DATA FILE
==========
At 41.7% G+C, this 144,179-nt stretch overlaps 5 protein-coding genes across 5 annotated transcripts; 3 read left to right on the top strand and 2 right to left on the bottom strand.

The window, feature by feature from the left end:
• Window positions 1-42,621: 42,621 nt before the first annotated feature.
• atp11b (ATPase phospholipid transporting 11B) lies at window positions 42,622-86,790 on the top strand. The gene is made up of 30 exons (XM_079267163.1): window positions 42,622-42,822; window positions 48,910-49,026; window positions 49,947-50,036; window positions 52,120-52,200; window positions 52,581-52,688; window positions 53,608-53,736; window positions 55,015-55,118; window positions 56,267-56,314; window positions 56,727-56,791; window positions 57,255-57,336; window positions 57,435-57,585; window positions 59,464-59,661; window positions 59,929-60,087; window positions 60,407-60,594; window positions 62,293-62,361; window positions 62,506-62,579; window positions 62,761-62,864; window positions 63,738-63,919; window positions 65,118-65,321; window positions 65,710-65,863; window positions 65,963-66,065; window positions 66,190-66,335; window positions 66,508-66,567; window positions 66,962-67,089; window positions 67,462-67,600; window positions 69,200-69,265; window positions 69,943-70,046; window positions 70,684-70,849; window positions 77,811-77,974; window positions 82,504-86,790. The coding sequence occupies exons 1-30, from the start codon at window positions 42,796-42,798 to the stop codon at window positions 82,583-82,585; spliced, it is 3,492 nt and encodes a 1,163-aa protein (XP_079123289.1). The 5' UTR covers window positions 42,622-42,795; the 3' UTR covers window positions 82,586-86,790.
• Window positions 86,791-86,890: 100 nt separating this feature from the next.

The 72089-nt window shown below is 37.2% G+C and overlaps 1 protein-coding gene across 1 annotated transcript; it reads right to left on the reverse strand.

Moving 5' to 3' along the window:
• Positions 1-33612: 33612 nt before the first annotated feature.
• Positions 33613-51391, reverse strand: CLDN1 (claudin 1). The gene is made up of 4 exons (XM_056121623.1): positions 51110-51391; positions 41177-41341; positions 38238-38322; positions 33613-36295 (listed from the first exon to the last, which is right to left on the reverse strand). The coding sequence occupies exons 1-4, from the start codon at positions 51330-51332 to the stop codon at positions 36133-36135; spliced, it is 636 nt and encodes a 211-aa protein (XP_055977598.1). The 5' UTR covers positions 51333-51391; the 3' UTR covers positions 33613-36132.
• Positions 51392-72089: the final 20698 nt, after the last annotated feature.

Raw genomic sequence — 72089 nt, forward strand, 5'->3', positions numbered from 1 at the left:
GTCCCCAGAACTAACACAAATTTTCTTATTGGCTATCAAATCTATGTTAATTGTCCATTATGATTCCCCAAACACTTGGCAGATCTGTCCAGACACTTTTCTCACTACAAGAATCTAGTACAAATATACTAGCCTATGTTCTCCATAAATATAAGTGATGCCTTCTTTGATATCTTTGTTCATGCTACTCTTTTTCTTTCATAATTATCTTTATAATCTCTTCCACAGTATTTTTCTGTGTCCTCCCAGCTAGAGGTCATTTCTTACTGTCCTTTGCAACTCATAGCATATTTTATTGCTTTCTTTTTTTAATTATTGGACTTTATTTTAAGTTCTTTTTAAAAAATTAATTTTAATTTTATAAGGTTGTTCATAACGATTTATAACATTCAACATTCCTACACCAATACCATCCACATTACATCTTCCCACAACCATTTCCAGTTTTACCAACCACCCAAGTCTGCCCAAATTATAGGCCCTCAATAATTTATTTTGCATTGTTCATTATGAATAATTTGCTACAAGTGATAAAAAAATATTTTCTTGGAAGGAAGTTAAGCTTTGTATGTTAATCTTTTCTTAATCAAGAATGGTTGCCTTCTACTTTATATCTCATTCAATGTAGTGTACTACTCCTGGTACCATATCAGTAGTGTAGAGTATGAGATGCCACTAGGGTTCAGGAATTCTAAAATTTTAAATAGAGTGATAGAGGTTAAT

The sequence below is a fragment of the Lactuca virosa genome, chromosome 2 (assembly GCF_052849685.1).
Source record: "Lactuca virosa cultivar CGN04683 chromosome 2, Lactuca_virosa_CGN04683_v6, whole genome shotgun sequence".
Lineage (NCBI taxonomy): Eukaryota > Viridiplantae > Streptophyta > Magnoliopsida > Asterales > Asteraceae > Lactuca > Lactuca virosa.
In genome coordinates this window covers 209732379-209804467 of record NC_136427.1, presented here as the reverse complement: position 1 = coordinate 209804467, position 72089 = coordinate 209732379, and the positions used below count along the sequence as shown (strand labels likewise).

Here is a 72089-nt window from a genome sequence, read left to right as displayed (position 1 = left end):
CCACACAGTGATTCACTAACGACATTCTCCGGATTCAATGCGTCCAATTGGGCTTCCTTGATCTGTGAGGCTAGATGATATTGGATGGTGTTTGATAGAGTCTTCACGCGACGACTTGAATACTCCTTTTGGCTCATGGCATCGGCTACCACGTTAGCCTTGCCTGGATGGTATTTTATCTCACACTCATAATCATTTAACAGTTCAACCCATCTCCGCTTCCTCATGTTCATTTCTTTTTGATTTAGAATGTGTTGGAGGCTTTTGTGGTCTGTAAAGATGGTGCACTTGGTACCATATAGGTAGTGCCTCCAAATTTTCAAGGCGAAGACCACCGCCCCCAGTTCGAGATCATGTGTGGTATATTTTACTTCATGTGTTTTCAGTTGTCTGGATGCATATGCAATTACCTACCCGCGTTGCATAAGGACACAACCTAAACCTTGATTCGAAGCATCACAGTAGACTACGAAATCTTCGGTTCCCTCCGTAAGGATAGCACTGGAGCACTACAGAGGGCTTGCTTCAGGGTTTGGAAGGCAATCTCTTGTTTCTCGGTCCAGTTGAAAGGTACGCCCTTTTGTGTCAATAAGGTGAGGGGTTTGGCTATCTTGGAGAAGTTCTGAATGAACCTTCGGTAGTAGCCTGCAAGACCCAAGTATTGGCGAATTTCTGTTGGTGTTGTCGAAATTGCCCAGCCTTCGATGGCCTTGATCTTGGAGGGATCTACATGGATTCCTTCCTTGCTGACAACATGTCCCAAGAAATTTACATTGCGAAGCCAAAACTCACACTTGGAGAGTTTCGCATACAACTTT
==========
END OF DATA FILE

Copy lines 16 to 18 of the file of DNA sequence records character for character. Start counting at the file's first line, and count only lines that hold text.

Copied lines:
In genome coordinates this window covers 209732379-209804467 of record NC_136427.1, presented here as the reverse complement: position 1 = coordinate 209804467, position 72089 = coordinate 209732379, and the positions used below count along the sequence as shown (strand labels likewise).

Here is a 72089-nt window from a genome sequence, read left to right as displayed (position 1 = left end):
CCACACAGTGATTCACTAACGACATTCTCCGGATTCAATGCGTCCAATTGGGCTTCCTTGATCTGTGAGGCTAGATGATATTGGATGGTGTTTGATAGAGTCTTCACGCGACGACTTGAATACTCCTTTTGGCTCATGGCATCGGCTACCACGTTAGCCTTGCCTGGATGGTATTTTATCTCACACTCATAATCATTTAACAGTTCAACCCATCTCCGCTTCCTCATGTTCATTTCTTTTTGATTTAGAATGTGTTGGAGGCTTTTGTGGTCTGTAAAGATGGTGCACTTGGTACCATATAGGTAGTGCCTCCAAATTTTCAAGGCGAAGACCACCGCCCCCAGTTCGAGATCATGTGTGGTATATTTTACTTCATGTGTTTTCAGTTGTCTGGATGCATATGCAATTACCTACCCGCGTTGCATAAGGACACAACCTAAACCTTGATTCGAAGCATCACAGTAGACTACGAAATCTTCGGTTCCCTCCGTAAGGATAGCACTGGAGCACTACAGAGGGCTTGCTTCAGGGTTTGGAAGGCAATCTCTTGTTTCTCGGTCCAGTTGAAAGGTACGCCCTTTTGTGTCAATAAGGTGAGGGGTTTGGCTATCTTGGAGAAGTTCTGAATGAACCTTCGGTAGTAGCCTGCAAGACCCAAGTATTGGCGAATTTCTGTTGGTGTTGTCGAAATTGCCCAGCCTTCGATGGCCTTGATCTTGGAGGGATCTACATGGATTCCTTCCTTGCTGACAACATGTCCCAAGAAATTTACATTGCGAAGCCAAAACTCACACTTGGAGAGTTTCGCATACAACTTT